I think Eli Lehrer is a bit too quick in his assessment that the 150-year sentence announced for Bernie Madoff today is too long. I think Lehrer overlooks three points.
First, he writes that Madoff’s sentence does not carry any significant deterrent value because “the certainty of any sentence for fraud provides sufficient deterrence.” But there is no certainty that swindlers will be caught, and in fact many of them die comfortably in their beds. From the perspective of calculating risk, which is not an uncommon habit among Madoff’s class of sophisticated perpetrators of financial fraud, the deterrent value of a potential punishment is measured by the likely penalty, multiplied by the likelihood of getting caught. It’s hard to know exactly how this calculation actually plays into the decisionmaking processes of real people, but it’s far from clear that there is no difference in deterrent effect between a potential life sentence and the chance of a mere twelve years behind bars.
Second, Lehrer asserts that 150 years is excessive from the point of view of retributive punishment, because Madoff will likely die in prison anyway. But it seems that there is a categorical difference between knowing you will die in prison, and retaining the hope of getting out if you can survive a twelve-year sentence. You might not think Madoff deserves to have all hope of freedom extinguished, but it seems this disagreement probably just reduces down to conflicting, irreconcilable intuitions.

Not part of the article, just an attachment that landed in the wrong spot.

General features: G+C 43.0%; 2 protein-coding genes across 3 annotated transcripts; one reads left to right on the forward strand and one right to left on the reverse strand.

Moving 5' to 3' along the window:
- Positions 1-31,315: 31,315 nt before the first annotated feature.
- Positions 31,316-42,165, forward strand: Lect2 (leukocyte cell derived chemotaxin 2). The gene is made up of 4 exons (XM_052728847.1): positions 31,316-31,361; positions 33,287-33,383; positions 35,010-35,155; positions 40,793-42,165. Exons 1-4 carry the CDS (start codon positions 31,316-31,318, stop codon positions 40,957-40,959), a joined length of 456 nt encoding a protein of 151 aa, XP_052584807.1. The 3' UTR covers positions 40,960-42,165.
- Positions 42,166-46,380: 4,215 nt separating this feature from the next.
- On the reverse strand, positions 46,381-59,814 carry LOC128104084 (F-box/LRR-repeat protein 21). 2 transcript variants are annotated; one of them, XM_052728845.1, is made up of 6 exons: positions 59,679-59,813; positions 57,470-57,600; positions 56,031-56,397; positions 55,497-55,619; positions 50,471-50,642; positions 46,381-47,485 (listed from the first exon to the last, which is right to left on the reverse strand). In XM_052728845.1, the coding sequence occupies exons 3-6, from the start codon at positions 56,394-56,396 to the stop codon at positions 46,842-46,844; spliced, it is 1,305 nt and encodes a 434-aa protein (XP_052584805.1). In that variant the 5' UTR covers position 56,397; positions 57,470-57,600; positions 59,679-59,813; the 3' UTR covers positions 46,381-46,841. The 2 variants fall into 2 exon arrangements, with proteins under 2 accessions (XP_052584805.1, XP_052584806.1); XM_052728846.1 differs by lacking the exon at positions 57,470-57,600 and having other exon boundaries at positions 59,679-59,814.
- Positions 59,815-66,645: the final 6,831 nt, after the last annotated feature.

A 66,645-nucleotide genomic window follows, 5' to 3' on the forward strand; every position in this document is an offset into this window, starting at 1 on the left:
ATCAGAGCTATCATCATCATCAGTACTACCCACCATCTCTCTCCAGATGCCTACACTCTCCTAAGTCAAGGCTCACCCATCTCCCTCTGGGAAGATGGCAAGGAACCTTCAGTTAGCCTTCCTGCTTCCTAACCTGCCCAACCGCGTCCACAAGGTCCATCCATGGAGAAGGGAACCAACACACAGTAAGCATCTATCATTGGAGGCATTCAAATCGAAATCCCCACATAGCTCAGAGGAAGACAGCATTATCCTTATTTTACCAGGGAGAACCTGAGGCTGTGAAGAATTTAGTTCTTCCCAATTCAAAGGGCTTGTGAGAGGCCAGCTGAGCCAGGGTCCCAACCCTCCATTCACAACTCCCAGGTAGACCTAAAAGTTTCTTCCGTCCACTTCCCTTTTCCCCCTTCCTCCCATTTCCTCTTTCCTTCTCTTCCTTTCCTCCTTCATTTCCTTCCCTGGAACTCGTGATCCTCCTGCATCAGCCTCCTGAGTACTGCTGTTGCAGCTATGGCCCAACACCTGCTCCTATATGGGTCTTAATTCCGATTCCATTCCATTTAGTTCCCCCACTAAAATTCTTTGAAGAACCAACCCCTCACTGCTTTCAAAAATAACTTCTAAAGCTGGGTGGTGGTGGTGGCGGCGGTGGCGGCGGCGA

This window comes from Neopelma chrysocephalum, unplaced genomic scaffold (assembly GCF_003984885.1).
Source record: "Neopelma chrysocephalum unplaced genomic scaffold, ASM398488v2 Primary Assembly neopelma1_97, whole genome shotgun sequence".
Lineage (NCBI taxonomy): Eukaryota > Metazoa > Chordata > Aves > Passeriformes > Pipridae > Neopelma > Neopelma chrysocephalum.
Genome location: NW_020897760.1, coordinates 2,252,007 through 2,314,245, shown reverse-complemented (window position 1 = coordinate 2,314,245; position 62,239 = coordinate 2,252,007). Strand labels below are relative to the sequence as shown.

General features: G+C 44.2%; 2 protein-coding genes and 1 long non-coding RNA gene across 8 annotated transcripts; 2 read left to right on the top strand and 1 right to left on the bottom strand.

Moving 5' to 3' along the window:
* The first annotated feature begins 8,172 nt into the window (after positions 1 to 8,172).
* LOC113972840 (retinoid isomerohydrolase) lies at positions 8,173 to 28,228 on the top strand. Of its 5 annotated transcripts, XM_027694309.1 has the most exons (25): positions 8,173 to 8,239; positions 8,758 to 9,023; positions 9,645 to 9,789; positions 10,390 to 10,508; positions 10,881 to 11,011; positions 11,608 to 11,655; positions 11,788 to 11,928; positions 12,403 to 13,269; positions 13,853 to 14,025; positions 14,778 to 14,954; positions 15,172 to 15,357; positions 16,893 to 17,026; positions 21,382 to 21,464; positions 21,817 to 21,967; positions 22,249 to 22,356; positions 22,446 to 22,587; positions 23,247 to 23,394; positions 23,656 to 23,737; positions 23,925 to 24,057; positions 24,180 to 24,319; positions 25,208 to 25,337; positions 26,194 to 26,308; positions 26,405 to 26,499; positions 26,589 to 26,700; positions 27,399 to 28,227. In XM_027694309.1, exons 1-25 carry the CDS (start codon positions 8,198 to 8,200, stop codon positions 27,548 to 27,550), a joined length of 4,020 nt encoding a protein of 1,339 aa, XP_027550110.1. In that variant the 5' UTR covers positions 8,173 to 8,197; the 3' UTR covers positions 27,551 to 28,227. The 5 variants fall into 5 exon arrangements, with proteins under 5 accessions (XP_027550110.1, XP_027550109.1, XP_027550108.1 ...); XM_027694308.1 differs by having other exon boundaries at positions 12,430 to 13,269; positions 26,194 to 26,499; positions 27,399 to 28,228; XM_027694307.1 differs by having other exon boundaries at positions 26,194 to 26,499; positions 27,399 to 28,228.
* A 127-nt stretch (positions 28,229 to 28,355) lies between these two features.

Finally, in dismissing the “judicial showmanship” of the sentence, Lehrer forgets about the important symbolic role of the criminal-justice system in publicly condemning the evil acts of criminals and reaffirming the proper worth and dignity of their victims. As the sentencing judge wrote: “Here the message must be sent that Mr. Madoff’s crimes were extraordinarily evil and that this kind of manipulation of the system is not just a bloodless crime that takes place on paper, but one instead that takes a staggering toll.” Given the deliberate, sustained, and cold-blooded nature of his crimes, it seems to me that Madoff has surrendered any claim on our mercy he may have had.